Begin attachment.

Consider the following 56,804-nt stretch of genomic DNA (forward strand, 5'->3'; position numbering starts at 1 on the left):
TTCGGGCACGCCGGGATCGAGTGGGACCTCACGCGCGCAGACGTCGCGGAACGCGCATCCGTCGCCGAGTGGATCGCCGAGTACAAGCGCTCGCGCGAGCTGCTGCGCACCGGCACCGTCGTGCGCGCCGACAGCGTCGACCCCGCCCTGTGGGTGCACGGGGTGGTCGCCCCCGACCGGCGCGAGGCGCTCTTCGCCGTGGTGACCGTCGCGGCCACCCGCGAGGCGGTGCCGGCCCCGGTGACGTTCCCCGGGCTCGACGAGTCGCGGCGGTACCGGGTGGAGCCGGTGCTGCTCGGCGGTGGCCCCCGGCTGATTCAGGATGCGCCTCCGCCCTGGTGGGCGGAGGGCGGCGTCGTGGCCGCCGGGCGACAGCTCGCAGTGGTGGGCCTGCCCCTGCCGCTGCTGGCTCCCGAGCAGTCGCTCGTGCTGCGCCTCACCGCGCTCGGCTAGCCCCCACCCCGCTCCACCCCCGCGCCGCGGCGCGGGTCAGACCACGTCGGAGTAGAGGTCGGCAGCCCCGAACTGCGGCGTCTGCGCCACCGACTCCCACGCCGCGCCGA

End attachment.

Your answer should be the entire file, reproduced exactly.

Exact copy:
Consider the following 56,804-nt stretch of genomic DNA (forward strand, 5'->3'; position numbering starts at 1 on the left):
TTCGGGCACGCCGGGATCGAGTGGGACCTCACGCGCGCAGACGTCGCGGAACGCGCATCCGTCGCCGAGTGGATCGCCGAGTACAAGCGCTCGCGCGAGCTGCTGCGCACCGGCACCGTCGTGCGCGCCGACAGCGTCGACCCCGCCCTGTGGGTGCACGGGGTGGTCGCCCCCGACCGGCGCGAGGCGCTCTTCGCCGTGGTGACCGTCGCGGCCACCCGCGAGGCGGTGCCGGCCCCGGTGACGTTCCCCGGGCTCGACGAGTCGCGGCGGTACCGGGTGGAGCCGGTGCTGCTCGGCGGTGGCCCCCGGCTGATTCAGGATGCGCCTCCGCCCTGGTGGGCGGAGGGCGGCGTCGTGGCCGCCGGGCGACAGCTCGCAGTGGTGGGCCTGCCCCTGCCGCTGCTGGCTCCCGAGCAGTCGCTCGTGCTGCGCCTCACCGCGCTCGGCTAGCCCCCACCCCGCTCCACCCCCGCGCCGCGGCGCGGGTCAGACCACGTCGGAGTAGAGGTCGGCAGCCCCGAACTGCGGCGTCTGCGCCACCGACTCCCACGCCGCGCCGA